HUNTSVILLE, Ala. —
Virtual learning seems to be the way of the future. Well, at least for the first nine weeks in Madison County school disricts, as local schools decide to go with an “all virtual” learning plan. But, what if some families don’t have access to the tools their students need to learn?
Tim Hall of Madison County schools tells our reporter that back in March, the district started preparing. Not every family has access to wi-fi at home. This need has called for some creative solutions. He adds, “Back when COVID-19 first hit, North Alabama and the governor and the state’s superintendent closed our schools, we saw a need immediately for connectivity with our students. They didn’t have internet, they didn’t have Chromebooks, they couldn’t access online lessons.”
School buses have become a surprising solution to this issue.
Hall says, “We have outfitted ninety of our school buses with wi-fi. Those busses have been taken out to all across Madison County. We have many rural areas in the county.” “Kids who don’t have internet at home can drive to that location, access the wi-fi and do online learning.”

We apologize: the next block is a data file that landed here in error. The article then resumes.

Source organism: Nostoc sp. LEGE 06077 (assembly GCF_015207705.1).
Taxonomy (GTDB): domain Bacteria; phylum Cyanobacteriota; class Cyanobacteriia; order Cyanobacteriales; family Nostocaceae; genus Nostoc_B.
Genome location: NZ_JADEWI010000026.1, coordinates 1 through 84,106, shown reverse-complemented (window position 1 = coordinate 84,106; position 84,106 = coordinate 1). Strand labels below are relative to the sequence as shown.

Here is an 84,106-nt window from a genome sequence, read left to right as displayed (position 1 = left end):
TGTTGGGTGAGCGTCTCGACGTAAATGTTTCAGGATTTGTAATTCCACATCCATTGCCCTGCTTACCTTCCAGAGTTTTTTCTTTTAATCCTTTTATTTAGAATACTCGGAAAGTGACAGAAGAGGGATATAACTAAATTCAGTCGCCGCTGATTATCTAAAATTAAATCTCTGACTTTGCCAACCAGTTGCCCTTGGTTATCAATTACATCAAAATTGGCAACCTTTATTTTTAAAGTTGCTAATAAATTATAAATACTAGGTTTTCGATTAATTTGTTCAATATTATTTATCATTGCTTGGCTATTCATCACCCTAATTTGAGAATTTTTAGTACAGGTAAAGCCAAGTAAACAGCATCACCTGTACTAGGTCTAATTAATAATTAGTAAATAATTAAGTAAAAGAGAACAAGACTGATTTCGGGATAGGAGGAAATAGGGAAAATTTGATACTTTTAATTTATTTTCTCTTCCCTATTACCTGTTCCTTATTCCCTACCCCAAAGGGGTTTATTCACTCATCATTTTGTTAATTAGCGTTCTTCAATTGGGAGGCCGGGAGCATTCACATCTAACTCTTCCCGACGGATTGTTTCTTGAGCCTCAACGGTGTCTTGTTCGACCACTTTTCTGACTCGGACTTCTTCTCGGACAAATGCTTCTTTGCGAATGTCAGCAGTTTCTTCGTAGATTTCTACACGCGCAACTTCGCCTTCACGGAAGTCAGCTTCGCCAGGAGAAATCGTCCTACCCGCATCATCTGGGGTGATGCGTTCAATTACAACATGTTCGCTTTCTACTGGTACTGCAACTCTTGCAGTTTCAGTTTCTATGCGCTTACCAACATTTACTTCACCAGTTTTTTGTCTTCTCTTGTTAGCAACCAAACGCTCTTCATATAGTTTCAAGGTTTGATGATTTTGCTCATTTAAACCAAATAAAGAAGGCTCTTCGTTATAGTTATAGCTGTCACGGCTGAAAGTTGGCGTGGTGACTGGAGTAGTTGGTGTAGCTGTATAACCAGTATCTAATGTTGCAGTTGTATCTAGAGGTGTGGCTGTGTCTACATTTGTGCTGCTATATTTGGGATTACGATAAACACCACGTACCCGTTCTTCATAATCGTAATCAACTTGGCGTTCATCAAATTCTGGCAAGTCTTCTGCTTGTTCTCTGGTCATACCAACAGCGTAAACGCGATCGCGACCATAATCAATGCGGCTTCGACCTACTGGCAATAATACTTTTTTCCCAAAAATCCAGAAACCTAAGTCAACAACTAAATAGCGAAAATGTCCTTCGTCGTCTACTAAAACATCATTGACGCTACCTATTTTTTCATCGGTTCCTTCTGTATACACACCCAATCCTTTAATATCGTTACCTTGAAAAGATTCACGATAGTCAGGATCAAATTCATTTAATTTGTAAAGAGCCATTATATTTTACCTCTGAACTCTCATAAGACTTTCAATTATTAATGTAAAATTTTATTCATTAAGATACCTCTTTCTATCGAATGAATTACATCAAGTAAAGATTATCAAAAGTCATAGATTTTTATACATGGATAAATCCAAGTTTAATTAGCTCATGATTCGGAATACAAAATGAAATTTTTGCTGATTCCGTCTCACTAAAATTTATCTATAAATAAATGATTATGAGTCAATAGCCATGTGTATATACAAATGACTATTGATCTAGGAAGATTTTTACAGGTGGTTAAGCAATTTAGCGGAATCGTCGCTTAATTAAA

And it’s all possible thanks to a nearly one million dollar donation from Facebook made in April. And wi-fi capabilities have been enhanced outside each of the 29 school locations. So, that’s another option.
But, what about the devices?
Tim Hall tells our reporter, Chromebooks have been purchased for students without computers at home. And some students still have their Chromebooks in possession from virtual learning last year. He adds, “We now have over 20,000 available. We now have the capability to be that 1:1 school district.”
Students who can’t be driven to internet locations can also be given Mi-Fi’s (personal wi-fi devices) to use to log on to their lessons.
Parents: if your student is in need, you have to contact your child’s school to ask about signing up to receive these devices.
On the other end of things, parents may need some help with the change. With students needing to learn from home, childcare could be a big concern as not every parent is able to work from the kitchen table.
The Madison County Chamber of Commerce says in a news release on Wednesday, their ‘Childcare Taskforce’ is looking into solutions for parents.
They hope to take advantage of the Alabama Department of Human Resources’ Temporary Assistance for Stabilizing Childcare (TASCC) grant to help more childcare providers stabilize and reopen.